6 Tips For Success When Bringing Your Pet to Work

We all know having pets around helps decrease stress and creates a positive environment...at home. When it comes to bringing your pet to work, you might envision your little fur baby sleeping the day away next to you on their pet bed, disrupting you only with a tiny dog paw scratch to let you know that they have to go to the bathroom...or perhaps a kitty stretch and yawn. This idea sounds amazing, but you know this is Kitty and Doggy Dreamland, right? The reality is pets are, well, animals, and even if yours is an angel most of the time, there is no predicting their behavior in a new environment, no matter how well trained they are. As veterinarians, we want to avoid you getting yourself into a situation that could be dangerous for you and/or your pet. As June 21st, 2021, is Take Your Cat to Work Day, you want to make sure you've got your ducks...er, felines...in a row. Despite this approaching holiday, the purpose of this article will be to help you take your cat OR dog to work and have success.

First and foremost, you need to make sure that pets are allowed at work. There are some places where pets can’t come to work. These places include but are not limited to restaurants, grocery stores, most retail, healthcare, etc. What is the pet-at-work policy? Some companies are very strict while others are more flexible. Wherever your employment lands on this spectrum, follow those guidelines. We will cover some of those as well as some unspoken pet-at-work etiquette. If you are allowed to bring your beloved pet to work, you want to do so without disrupting production and making the rest of the workplace uncomfortable.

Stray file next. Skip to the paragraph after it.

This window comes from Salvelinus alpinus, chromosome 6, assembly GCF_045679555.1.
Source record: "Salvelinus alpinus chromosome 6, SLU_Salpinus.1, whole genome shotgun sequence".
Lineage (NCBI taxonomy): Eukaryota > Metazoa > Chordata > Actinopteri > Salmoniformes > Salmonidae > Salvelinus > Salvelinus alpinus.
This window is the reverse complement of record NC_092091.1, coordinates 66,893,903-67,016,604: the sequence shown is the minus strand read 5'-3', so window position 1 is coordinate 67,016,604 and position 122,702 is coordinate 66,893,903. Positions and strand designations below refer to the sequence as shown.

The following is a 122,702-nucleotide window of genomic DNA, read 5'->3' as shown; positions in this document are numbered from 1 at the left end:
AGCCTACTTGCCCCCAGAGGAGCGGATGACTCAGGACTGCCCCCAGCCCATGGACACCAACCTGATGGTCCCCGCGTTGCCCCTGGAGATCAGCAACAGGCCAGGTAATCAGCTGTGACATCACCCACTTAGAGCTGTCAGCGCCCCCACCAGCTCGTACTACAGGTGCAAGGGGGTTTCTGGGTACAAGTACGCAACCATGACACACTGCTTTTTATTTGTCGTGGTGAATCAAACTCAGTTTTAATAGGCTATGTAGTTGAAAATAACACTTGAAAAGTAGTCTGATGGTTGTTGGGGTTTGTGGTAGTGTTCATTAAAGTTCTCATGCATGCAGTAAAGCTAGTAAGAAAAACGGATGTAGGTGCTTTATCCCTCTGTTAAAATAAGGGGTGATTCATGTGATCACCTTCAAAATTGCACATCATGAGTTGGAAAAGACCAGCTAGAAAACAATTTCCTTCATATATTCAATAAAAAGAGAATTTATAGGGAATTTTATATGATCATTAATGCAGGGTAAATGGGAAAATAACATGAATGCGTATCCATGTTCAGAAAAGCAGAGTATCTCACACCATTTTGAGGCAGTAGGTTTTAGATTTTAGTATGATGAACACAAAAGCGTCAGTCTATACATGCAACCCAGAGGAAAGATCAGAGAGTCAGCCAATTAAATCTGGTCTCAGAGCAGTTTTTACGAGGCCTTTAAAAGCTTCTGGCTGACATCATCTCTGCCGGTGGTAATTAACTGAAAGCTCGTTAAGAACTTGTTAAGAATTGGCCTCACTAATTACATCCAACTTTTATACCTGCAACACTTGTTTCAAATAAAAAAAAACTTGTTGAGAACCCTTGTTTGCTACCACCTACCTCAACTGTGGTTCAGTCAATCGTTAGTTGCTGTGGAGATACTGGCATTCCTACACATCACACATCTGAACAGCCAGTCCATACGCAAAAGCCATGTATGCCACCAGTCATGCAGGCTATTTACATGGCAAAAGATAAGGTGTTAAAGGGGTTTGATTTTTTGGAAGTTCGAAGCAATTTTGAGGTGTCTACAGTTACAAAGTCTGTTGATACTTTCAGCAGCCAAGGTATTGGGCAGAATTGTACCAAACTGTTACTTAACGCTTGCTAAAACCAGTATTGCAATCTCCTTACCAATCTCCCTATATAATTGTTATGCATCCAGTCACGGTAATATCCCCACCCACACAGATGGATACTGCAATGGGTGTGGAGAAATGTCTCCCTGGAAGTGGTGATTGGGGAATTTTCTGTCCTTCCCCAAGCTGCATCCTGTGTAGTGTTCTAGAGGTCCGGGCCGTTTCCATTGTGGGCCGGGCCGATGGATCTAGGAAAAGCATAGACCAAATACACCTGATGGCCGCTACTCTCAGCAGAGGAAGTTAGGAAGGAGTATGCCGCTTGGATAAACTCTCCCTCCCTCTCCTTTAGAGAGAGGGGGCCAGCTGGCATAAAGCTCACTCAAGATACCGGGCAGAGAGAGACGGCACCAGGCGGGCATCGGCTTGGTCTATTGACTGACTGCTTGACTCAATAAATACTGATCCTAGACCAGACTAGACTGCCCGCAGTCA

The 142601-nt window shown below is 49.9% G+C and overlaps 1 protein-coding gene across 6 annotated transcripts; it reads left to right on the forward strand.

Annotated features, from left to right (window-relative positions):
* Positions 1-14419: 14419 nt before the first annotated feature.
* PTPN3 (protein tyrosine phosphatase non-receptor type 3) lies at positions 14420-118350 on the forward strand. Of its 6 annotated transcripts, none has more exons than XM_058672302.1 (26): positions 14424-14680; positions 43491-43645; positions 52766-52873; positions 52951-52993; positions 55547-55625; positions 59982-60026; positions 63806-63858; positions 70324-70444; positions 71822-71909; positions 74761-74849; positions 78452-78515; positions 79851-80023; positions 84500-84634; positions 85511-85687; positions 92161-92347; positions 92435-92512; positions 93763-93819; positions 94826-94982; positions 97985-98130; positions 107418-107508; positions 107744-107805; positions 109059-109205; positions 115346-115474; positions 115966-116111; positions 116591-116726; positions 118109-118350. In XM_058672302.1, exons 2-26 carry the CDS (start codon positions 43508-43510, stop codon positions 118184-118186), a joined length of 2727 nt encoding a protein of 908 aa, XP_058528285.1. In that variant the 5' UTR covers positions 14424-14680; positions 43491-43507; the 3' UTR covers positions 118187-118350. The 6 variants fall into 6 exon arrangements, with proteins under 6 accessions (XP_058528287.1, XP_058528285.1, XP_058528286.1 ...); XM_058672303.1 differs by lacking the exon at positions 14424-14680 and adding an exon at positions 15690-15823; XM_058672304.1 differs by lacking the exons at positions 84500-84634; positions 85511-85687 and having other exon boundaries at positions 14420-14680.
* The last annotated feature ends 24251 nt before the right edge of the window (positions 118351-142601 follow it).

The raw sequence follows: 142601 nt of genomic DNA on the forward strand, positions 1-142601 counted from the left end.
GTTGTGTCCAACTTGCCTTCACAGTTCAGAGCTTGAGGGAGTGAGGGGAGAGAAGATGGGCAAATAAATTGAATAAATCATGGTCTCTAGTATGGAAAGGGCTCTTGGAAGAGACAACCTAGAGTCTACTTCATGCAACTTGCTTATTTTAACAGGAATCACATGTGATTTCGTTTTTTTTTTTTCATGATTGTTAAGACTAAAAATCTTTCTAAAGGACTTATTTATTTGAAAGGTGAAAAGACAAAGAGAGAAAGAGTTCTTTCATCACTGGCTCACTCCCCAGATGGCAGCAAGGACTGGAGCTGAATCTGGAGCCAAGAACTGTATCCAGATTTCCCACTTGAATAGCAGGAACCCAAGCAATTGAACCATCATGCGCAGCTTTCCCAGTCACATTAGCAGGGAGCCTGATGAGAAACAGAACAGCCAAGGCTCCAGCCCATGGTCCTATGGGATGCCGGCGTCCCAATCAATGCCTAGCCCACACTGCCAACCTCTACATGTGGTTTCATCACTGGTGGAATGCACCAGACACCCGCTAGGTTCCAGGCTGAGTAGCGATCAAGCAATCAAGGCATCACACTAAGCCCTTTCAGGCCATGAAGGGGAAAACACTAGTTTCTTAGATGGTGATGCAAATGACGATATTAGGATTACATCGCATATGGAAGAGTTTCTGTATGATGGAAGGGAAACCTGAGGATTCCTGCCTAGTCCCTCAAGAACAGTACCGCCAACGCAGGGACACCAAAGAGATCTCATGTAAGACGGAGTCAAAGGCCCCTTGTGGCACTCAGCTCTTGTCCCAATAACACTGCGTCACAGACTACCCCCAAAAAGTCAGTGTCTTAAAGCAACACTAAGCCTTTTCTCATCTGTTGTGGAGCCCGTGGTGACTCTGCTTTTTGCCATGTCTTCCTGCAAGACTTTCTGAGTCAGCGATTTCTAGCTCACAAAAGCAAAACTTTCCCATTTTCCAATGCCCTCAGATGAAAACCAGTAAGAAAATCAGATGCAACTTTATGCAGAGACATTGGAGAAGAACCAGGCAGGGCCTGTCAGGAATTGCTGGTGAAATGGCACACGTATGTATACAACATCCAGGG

1. Your Pet Should Be Cleared By Your Veterinarian

Your veterinarian should examine your pet and ensure that your dog or cat vaccinations are up to date along with any preventatives, such as flea and tick and heartworm medications. If your dog or cat changes their lifestyle, your veterinarian can help ensure that they have all they need to remain protected. You may be required to show proof of vaccinations before being allowed to bring your pet and have a copy of their rabies certificate available.

2. Ensure Good Behavior With Proper Training

Your pet should be okay with people and other animals. You want to watch for signs of stress in your pet and be prepared to leave if it becomes too much for your dog or cat. Your dog should have basic obedience training. You can even go a step further and have them go through AKC Good Citizen Training and certification. When your dog goes through professional training, it puts them in situations where they can learn and have a trainer identify behaviors that you may have inadvertently become blind to. Unfortunately, there isn’t a service like this for cats, but you can talk to your veterinarian about how they feel your cat would behave in an office environment.

3. Ensure Your Pet Gets Breaks

Dogs need breaks for mental and physical stimulation and, of course, to relieve themselves! You don’t want your dog to have accidents at work. Setting a schedule will help you know when your dog will need a break, and this also allows you to get moving and stretch your legs. If your workplace has an off-leash area, this is an excellent opportunity to let your dog get some exercise. If they don’t, however, keep your dog on a leash at all times.